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25 March 2019


The facts about cervical screening

Cervical screening – or smear test – is the best way for women to protect themselves against cervical cancer. Since the screening programme was introduced in 1988, deaths from cervical cancer have fallen significantly.

Despite this success, the number of women attending screening appointments is at 20-year low, which means many women could be putting themselves at risk from developing cervical cancer. Several barriers have been identified as to why this is; these range from fear and embarrassment to a misunderstanding of what cervical screening is. So in this blog I intend to answer the most frequently asked questions and try to ease anxieties about cervical screening.

I don’t feel ill and have no discharge or any other symptoms that could indicate I have cervical cancer, so why do I need to be screened?

Cervical screening is not a test for cancer. It tests for abnormal cells in the cervix (the lower part of the uterus or womb) which can potentially cause cancer. If abnormal cells are detected they can be treated which will stop cancer from developing.

I’ve had the HPV vaccination, so doesn’t this mean I’m protected against cervical cancer and don’t need to be screened?

This is a common misunderstanding among younger women, but the answer is no. Most cervical cancers are caused by the human papillomavirus (HPV). And although the vaccine protects against 70% of HPV, there are other types of high-risk HPV which the vaccination doesn’t offer protection against. Cervical screening can help find a high-risk HPV infection or changes to cells (abnormalities) early.

What does cervical screening involve?

It involves using an instrument called a speculum to open the vagina, so that the cervix can be seen. A small, soft brush is then used to quickly remove sample cells from the cervix. This can feel a little strange but it doesn’t take long. If it’s your first cervical screening appointment your GP or nurse will explain exactly what will happen and answer any questions you may have.

I’m embarrassed to attend because of the intimate nature of the screening.

There is no need to feel embarrassed about attending a cervical screening appointment. If you would prefer it to be carried out by a female doctor or nurse, talk to your GP practice to see if this is possible. All doctors want to encourage women to take part in the cervical screening programme, and will do what they can to put you at your ease.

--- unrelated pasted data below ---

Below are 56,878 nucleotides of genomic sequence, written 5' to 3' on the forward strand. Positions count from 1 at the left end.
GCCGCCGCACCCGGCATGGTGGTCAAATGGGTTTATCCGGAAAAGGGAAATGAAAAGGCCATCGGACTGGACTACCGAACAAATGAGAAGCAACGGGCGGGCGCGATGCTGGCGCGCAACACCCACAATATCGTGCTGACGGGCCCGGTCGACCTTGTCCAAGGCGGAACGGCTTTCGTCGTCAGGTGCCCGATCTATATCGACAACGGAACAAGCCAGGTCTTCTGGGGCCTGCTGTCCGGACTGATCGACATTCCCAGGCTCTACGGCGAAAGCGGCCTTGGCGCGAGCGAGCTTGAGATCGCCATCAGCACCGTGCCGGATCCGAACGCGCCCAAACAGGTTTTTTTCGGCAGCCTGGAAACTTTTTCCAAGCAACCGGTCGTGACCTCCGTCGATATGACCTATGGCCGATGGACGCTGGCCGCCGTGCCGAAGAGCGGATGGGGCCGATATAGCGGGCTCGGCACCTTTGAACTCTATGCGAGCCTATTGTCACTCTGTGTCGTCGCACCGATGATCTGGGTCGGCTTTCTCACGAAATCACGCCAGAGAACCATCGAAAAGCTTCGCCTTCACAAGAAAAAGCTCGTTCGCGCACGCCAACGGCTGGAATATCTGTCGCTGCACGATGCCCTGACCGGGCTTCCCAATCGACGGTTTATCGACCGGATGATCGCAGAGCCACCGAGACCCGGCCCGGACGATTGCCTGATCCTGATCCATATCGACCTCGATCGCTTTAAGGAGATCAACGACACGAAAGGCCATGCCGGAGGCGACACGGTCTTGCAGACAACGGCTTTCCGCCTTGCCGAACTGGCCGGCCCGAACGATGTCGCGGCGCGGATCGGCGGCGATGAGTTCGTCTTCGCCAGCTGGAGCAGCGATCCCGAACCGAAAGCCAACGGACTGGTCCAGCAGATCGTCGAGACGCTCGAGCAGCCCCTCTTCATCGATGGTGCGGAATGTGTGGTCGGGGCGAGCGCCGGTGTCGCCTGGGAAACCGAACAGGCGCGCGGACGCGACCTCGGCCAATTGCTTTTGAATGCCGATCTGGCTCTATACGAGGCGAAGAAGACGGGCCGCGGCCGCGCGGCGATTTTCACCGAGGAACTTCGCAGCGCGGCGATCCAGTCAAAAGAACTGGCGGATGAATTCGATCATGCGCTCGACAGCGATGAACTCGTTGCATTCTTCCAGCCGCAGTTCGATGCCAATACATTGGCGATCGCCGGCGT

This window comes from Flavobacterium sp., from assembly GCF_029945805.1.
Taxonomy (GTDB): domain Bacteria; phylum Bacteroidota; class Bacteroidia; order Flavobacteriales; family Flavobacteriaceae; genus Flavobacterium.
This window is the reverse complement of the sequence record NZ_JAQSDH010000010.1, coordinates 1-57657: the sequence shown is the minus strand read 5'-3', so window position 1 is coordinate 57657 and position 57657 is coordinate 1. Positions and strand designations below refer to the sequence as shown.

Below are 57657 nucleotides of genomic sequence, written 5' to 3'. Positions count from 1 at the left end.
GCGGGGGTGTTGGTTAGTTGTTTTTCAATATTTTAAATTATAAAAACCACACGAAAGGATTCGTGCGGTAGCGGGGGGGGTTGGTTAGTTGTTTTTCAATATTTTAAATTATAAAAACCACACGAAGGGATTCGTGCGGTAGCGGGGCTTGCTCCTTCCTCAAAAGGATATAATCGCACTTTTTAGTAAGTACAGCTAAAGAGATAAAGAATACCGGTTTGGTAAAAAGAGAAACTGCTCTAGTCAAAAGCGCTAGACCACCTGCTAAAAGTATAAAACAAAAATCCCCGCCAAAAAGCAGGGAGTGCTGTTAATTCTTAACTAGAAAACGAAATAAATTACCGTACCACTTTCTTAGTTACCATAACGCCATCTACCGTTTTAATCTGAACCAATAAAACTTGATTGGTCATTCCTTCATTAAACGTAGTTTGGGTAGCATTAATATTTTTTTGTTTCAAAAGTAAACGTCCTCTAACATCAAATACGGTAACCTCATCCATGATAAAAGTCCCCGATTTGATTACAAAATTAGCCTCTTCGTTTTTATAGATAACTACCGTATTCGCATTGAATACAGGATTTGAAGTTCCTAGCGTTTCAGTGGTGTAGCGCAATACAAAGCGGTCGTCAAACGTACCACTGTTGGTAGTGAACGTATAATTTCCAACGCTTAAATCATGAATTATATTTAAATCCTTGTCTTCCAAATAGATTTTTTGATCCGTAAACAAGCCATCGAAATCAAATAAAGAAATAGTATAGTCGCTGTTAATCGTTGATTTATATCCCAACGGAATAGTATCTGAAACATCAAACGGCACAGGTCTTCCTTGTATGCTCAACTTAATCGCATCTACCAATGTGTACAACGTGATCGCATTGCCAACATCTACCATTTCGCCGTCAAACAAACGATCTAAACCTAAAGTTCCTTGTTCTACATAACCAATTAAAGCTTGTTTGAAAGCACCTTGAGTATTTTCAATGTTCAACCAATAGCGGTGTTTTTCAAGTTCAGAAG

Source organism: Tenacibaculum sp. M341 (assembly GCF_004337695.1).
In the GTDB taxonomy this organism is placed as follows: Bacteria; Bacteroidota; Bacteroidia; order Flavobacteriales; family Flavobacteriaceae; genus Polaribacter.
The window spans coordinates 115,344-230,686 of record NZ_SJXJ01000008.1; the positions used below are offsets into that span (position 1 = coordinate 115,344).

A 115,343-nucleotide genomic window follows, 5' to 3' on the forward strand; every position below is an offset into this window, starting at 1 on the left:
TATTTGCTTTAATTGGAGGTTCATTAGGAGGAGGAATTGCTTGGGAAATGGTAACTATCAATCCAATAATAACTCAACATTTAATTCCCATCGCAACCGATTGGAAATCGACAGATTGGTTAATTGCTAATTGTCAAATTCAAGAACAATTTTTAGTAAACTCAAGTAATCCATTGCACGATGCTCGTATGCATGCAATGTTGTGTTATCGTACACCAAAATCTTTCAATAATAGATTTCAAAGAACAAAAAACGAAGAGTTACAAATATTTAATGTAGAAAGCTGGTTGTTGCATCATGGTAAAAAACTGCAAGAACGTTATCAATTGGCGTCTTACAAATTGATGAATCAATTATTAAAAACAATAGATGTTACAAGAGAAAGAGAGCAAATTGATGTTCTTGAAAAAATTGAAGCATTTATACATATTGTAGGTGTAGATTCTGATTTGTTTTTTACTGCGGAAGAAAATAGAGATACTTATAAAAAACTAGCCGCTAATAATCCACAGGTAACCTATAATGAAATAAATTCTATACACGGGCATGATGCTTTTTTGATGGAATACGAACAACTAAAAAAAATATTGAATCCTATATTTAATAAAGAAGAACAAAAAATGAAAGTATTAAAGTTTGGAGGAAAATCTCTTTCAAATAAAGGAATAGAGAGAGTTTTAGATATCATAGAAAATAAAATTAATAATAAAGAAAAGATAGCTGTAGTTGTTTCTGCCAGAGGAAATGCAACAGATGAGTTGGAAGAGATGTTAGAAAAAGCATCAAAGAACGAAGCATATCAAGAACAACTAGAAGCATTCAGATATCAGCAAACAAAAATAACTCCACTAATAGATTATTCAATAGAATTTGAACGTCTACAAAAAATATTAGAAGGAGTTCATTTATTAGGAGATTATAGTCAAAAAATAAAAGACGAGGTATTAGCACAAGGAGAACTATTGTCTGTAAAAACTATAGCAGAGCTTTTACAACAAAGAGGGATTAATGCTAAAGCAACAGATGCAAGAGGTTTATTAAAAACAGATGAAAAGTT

What if I’m having my period at the same time as my screening appointment?

Always try to arrange your appointment for the middle or towards the end of your cycle. Being screened during your period can affect the test.

Will it be painfuI?

Screening should not be painful and if you experience any pain you should tell your doctor or nurse immediately. It can feel a little uncomfortable but this can be reduced by adjusting position. Generally, the screening procedure takes place with the woman on her back, but it can be carried out with you lying on your side and some women have found this position to be less uncomfortable. Once again, talk to your doctor or nurse if you are experiencing any problems during the screening procedure.

I’m frightened that the test will find that I have cancer.

There is nothing to be afraid of as screening is designed to prevent cancer developing. The majority of women who are screened have normal test results. Those who do have a positive result have not been diagnosed with cancer; they’ve been found to have abnormal cells that can be treated to stop cancer developing. The cervical screening programme is all about prevention.

Should I be screened during pregnancy?

Generally, women should not be screened during pregnancy. If your last screening before you became pregnant was negative, you should wait for three months after the birth of your baby before making a screening appointment. However, if your last screening was positive, then your GP may advise you to have a screening during pregnancy.

Since the menopause I’ve found screening to be very uncomfortable so don’t bother going.

After the menopause some women report experiencing discomfort due to vaginal dryness and are put off attending their screening appointments. But your GP can prescribe vaginal oestrogen four weeks before your screening appointment which will help ease any discomfort. Other intimate moisturisers are available but always discuss the possibility of using these with your doctor

Nearly 700 women die in England of cervical cancer every year. It is estimated that 83% of these deaths could be prevented by cervical screening. NHS England advises all women aged between 25 and 64 to take part in the screening programme. Those between the ages of 25 and 49 should be screened every three years, while those aged 50 to 64 every five years. If you missed your last screening appointment, contact your GP surgery today.   

Dr Saheli Chaudhury
Bedfordshire Clinical Commissioning Group Macmillan Cancer Lead GP

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